In Chapter 5 of Confessions of a Public Speaker (“Do Not Eat The Microphone”) I provide a simple, well-tested method for preparing talks of any kind. In short it looks like this:
- Take a strong position in the title
- Think carefully about your specific audience (why are they here? what do they already know?)
- Make your 4 or 5 major points concisely (from a draft outline of 10 or 12 points)
- Practice making your points without a single slide.
- Revise #3 and repeat #4 until done.
This approach works with or without slides, but in all cases it forces you to develop your ideas into a solid outline and practice delivering it before you’d even consider making a slide. If you want to go entirely without slides, you’re already prepared for that. And if you decide as you revise that you need slides to best make your points, then add them, but only after you’ve proven their necessity by trying to present without them.
If you want your ideas to take center stage, the slides should come late in the process so that they are used only to support what you’re saying, rather than the other way around. Even if you are a visual thinker and need something to look at to develop your ideas, develop your ideas and rehearse assuming the slide deck is scaffolding you will remove. Don’t fall into the trap of polishing your slides and tweaking fonts when you should be revising your thoughts and practicing how you’re going to express them.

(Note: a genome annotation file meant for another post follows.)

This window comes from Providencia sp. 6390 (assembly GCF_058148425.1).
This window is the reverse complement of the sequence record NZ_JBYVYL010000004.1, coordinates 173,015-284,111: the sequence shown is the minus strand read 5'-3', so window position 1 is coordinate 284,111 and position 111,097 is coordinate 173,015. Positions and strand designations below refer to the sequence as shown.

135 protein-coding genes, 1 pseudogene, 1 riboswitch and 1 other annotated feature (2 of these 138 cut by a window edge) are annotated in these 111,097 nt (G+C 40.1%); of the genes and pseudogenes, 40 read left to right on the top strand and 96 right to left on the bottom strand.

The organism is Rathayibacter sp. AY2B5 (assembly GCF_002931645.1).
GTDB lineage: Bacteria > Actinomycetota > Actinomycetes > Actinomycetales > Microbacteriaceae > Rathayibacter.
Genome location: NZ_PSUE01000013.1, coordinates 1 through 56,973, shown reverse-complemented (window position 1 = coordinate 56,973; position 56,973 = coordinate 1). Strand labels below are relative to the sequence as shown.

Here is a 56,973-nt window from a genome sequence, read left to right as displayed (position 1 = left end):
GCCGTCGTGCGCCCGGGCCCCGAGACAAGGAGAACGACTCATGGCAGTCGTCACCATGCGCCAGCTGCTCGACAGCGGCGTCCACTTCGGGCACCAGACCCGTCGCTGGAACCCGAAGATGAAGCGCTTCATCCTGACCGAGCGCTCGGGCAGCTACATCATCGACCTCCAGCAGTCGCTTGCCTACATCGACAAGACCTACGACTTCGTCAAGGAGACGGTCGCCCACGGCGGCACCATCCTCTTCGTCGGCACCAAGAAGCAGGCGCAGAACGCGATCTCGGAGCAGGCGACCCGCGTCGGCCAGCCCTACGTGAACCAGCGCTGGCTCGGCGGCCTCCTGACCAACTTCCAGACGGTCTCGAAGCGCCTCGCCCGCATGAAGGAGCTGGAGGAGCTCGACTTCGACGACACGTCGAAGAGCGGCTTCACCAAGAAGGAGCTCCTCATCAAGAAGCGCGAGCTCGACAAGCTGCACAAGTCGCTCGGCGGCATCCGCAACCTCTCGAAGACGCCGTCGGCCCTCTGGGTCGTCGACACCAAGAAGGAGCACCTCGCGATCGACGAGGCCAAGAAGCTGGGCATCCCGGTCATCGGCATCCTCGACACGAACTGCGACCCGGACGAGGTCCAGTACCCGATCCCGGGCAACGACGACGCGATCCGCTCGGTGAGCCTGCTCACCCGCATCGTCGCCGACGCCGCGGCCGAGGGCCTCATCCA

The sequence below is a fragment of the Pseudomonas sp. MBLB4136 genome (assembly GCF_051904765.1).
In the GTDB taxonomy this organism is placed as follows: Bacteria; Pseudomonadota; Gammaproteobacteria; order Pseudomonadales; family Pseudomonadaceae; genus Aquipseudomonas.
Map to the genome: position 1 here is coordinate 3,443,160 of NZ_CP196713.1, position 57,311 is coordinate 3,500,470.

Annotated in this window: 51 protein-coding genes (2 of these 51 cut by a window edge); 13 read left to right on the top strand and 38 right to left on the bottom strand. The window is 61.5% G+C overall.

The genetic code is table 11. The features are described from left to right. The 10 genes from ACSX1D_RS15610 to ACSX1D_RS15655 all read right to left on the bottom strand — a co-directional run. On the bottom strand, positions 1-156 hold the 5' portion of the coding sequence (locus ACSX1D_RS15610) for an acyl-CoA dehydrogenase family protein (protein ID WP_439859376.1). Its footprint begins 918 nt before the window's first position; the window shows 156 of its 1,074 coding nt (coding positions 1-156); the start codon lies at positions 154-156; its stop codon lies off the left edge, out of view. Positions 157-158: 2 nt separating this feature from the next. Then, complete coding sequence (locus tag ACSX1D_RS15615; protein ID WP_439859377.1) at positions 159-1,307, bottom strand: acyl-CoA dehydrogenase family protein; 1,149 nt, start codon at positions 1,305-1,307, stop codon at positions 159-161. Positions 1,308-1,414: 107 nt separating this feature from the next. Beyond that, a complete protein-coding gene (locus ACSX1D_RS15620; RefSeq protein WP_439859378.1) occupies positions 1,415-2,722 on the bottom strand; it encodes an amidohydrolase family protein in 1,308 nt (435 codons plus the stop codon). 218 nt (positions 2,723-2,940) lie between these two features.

Given a choice between a great talk with lousy slides, and a lousy talk with great slides, what do you think most audiences would choose? Prepare accordingly.
What do you put on the screen if presenting at a slide-dominant event?
I simply put together a slide with my name, the title of the talk and the basic contact information I want to provide. There’s an argument that only having a single slide does far more to make you accessible to an audience interested in your work as the way to contact you is visible the entire time you’re speaking, instead of just at the end. Here are two examples from two different events:
How do you get over the fear of forgetting something?